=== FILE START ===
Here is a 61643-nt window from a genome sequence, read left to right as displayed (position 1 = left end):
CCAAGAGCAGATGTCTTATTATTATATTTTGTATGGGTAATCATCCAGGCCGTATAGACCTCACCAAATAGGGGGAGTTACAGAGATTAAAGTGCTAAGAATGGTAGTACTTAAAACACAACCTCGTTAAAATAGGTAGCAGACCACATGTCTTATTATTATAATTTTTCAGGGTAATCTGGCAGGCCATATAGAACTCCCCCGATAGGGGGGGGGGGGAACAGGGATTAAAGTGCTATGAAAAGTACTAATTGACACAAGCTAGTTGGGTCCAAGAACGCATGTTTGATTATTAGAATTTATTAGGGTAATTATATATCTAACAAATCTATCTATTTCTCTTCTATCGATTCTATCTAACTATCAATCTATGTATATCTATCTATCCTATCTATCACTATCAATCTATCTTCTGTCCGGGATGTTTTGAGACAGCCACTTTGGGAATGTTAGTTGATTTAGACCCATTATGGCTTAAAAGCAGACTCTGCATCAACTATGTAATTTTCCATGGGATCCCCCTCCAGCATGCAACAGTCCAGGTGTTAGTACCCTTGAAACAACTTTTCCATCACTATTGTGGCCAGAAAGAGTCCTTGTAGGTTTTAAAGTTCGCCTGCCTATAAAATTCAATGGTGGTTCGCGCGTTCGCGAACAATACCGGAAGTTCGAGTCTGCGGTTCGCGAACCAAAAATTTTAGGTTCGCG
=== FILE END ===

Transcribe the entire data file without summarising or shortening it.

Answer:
Here is a 61643-nt window from a genome sequence, read left to right as displayed (position 1 = left end):
CCAAGAGCAGATGTCTTATTATTATATTTTGTATGGGTAATCATCCAGGCCGTATAGACCTCACCAAATAGGGGGAGTTACAGAGATTAAAGTGCTAAGAATGGTAGTACTTAAAACACAACCTCGTTAAAATAGGTAGCAGACCACATGTCTTATTATTATAATTTTTCAGGGTAATCTGGCAGGCCATATAGAACTCCCCCGATAGGGGGGGGGGGGAACAGGGATTAAAGTGCTATGAAAAGTACTAATTGACACAAGCTAGTTGGGTCCAAGAACGCATGTTTGATTATTAGAATTTATTAGGGTAATTATATATCTAACAAATCTATCTATTTCTCTTCTATCGATTCTATCTAACTATCAATCTATGTATATCTATCTATCCTATCTATCACTATCAATCTATCTTCTGTCCGGGATGTTTTGAGACAGCCACTTTGGGAATGTTAGTTGATTTAGACCCATTATGGCTTAAAAGCAGACTCTGCATCAACTATGTAATTTTCCATGGGATCCCCCTCCAGCATGCAACAGTCCAGGTGTTAGTACCCTTGAAACAACTTTTCCATCACTATTGTGGCCAGAAAGAGTCCTTGTAGGTTTTAAAGTTCGCCTGCCTATAAAATTCAATGGTGGTTCGCGCGTTCGCGAACAATACCGGAAGTTCGAGTCTGCGGTTCGCGAACCAAAAATTTTAGGTTCGCG